Ten of the twelve candidates for UN Secretary General participated in a “debate” last night jointly hosted by al Jazeera and the President of the UN General Assembly. “Debate” is in quotes only because the candidates never directly engaged each other. But for observers of the American political system, the format would look quite familiar: the candidates gave opening and closing statements, and in between took questions from the Al Jazeera moderators and audience members in the UN Hall.
This made for legitimately interesting television and — for the first time– put the candidates on the spot to answer questions about controversial and topical global issues.
The ten candidates were broken up into two groups of five, with each group facing about an hour of questioning. The audience consisted of UN Member states and members of civil society. Their questions were somewhat predicable for those of us who have been following this process. The Hungarian ambassador, for example, asked a question about leadership style; the Bahamian representative asked about the effects of climate change on small Island states; a Senegalese representative asked about the perception that Africans were unfairly targeted by the International Criminal Court.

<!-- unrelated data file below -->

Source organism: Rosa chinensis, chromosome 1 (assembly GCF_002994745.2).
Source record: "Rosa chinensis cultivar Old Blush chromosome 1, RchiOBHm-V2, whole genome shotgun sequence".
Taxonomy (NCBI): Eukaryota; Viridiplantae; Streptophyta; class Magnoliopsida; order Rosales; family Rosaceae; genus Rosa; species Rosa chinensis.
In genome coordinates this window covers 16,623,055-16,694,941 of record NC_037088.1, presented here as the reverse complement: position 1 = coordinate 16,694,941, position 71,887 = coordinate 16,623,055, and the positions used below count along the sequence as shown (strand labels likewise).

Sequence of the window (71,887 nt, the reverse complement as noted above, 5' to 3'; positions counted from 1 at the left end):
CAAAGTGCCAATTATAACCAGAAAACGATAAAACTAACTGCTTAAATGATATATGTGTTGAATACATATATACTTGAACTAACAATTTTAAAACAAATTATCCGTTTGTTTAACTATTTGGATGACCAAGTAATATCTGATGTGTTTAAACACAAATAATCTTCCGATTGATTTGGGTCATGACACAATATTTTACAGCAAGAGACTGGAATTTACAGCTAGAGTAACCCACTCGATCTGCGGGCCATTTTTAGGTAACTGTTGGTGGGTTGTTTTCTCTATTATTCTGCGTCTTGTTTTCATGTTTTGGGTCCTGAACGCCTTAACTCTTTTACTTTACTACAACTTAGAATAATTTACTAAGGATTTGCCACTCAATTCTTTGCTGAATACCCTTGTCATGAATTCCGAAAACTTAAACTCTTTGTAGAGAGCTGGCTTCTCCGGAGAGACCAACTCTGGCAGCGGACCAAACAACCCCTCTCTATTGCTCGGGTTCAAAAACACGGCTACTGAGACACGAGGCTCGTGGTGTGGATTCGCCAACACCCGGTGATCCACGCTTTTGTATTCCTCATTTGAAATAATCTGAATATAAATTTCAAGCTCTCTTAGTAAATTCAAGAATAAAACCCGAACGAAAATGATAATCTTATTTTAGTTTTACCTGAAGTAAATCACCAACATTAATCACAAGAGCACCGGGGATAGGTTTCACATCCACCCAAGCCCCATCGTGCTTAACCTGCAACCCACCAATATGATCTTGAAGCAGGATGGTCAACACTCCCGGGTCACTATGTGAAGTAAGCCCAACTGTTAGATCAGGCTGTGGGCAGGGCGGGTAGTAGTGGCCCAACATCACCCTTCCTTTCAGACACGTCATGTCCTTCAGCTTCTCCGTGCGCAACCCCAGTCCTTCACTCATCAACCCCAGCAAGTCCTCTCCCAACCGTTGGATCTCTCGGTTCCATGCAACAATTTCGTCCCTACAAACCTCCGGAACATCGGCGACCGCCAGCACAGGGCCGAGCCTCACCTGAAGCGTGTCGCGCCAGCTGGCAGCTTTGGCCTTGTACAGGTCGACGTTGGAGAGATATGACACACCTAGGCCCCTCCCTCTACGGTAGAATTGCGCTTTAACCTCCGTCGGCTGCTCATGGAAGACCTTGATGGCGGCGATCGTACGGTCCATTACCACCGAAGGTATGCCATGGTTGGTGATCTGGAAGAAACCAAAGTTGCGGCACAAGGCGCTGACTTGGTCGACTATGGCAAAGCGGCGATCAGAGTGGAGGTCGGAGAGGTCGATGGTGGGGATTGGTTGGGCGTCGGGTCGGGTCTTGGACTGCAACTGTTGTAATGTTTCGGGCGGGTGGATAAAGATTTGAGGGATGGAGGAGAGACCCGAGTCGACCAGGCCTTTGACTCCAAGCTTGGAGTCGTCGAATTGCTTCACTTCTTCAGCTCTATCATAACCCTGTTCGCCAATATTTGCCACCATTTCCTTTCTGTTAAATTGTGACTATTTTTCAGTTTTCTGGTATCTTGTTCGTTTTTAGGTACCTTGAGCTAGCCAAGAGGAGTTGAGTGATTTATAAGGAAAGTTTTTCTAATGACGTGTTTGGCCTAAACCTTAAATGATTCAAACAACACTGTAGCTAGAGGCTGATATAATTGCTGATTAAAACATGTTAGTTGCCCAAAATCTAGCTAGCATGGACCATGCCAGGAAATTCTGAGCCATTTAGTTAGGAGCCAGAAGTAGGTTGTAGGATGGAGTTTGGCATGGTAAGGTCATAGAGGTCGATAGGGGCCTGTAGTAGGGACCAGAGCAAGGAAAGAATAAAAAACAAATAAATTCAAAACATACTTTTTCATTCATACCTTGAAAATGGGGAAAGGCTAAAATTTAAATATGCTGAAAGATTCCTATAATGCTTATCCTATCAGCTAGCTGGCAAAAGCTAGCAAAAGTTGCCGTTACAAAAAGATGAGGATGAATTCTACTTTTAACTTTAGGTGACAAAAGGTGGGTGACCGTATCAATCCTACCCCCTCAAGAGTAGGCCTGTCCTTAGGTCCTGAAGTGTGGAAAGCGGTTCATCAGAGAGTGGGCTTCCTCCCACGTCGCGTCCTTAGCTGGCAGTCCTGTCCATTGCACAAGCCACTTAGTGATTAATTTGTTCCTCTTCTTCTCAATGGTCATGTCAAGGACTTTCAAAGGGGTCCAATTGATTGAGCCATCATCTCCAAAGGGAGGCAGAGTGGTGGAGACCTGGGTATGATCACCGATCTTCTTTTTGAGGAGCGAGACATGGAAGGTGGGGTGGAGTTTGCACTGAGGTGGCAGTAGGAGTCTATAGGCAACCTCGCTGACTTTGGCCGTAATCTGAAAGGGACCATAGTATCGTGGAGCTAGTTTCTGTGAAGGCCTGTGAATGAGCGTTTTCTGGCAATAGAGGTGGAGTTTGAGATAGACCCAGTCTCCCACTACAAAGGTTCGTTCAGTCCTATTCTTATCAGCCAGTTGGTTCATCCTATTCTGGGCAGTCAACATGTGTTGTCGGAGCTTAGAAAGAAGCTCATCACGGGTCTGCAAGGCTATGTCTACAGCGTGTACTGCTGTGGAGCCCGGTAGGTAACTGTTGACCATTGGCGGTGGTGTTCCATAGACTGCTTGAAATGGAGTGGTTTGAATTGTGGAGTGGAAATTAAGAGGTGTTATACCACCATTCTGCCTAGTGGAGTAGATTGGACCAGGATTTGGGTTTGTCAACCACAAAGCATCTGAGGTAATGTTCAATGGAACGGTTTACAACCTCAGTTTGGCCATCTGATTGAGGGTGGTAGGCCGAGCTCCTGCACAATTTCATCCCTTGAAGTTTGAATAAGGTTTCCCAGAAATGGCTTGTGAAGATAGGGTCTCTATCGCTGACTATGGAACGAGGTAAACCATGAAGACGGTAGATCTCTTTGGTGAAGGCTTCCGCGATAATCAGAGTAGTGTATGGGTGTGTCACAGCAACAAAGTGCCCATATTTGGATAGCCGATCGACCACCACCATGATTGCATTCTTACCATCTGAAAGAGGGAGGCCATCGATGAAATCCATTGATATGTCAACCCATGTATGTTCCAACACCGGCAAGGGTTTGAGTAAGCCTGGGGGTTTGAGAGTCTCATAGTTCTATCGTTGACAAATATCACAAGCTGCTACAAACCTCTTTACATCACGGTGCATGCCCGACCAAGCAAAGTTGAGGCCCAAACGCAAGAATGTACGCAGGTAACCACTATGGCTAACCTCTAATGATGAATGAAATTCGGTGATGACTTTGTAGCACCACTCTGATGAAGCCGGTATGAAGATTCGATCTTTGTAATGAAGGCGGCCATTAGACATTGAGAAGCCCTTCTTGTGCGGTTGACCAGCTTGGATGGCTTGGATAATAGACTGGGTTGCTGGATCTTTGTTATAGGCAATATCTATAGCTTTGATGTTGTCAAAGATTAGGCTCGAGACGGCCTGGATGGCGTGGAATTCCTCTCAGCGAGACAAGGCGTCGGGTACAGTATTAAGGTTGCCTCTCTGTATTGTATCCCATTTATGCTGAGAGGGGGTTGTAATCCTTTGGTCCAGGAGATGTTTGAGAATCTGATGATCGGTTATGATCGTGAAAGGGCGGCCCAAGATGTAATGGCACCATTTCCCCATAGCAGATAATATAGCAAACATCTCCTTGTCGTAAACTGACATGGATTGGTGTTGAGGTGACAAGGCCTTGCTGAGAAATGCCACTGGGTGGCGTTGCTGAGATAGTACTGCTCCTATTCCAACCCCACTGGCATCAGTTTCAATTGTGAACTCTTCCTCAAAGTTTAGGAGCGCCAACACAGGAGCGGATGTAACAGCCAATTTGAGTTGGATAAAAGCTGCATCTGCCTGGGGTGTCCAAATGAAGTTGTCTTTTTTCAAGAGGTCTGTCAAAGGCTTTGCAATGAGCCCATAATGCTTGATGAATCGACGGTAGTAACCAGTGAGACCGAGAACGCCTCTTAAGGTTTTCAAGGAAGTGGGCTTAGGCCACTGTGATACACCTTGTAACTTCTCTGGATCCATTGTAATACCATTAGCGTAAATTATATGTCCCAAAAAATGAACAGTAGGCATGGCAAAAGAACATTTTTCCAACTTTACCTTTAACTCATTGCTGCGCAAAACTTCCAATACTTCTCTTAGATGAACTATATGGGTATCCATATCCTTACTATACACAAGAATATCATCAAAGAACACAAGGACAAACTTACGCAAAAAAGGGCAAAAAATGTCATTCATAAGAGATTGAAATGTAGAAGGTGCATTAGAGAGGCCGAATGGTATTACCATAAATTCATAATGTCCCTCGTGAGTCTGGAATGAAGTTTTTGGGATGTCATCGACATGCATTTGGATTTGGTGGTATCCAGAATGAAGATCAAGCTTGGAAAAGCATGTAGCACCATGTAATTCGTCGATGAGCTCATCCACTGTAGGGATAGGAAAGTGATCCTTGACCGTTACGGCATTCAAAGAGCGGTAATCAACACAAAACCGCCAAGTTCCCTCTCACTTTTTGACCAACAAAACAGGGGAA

But moderators James Bays and Folly Bah Thibault did take some opportunities to press the candidates on topical issues, including South Sudan, Syria and Haiti among other issues.
Perhaps the most dramatic moment of the night occurred when moderator James Bays asked the five candidates in the second panel to raise their hand if they believe the UN should apologize to the people of Haiti for introducing a deadly cholera strain to the country. Only Christiana Figueres raised her hand, though she declined to say whether the UN should pay compensation to the victims.
Another standout moment was when Vesna Pusic, in her closing remarks, addressed the question that it was time for a woman to be Secretary General of the UN. “I happen to be a woman, but this is not enough,” she said. “I also happen to be a feminist, and this is important.” The room erupted in applause.
In all, it was a good, healthy vetting of the candidates.
Sparks never flew. Jabs were not punched. And there were no real “gaffes.” Still, this was an interesting format to watch the Secretary General candidates think on their feet, show a bit of their personality, respond to thoughtful questions, and demonstrate their communication skills. And while there was no clear winners or losers, this format did show that that this is an impressive bunch.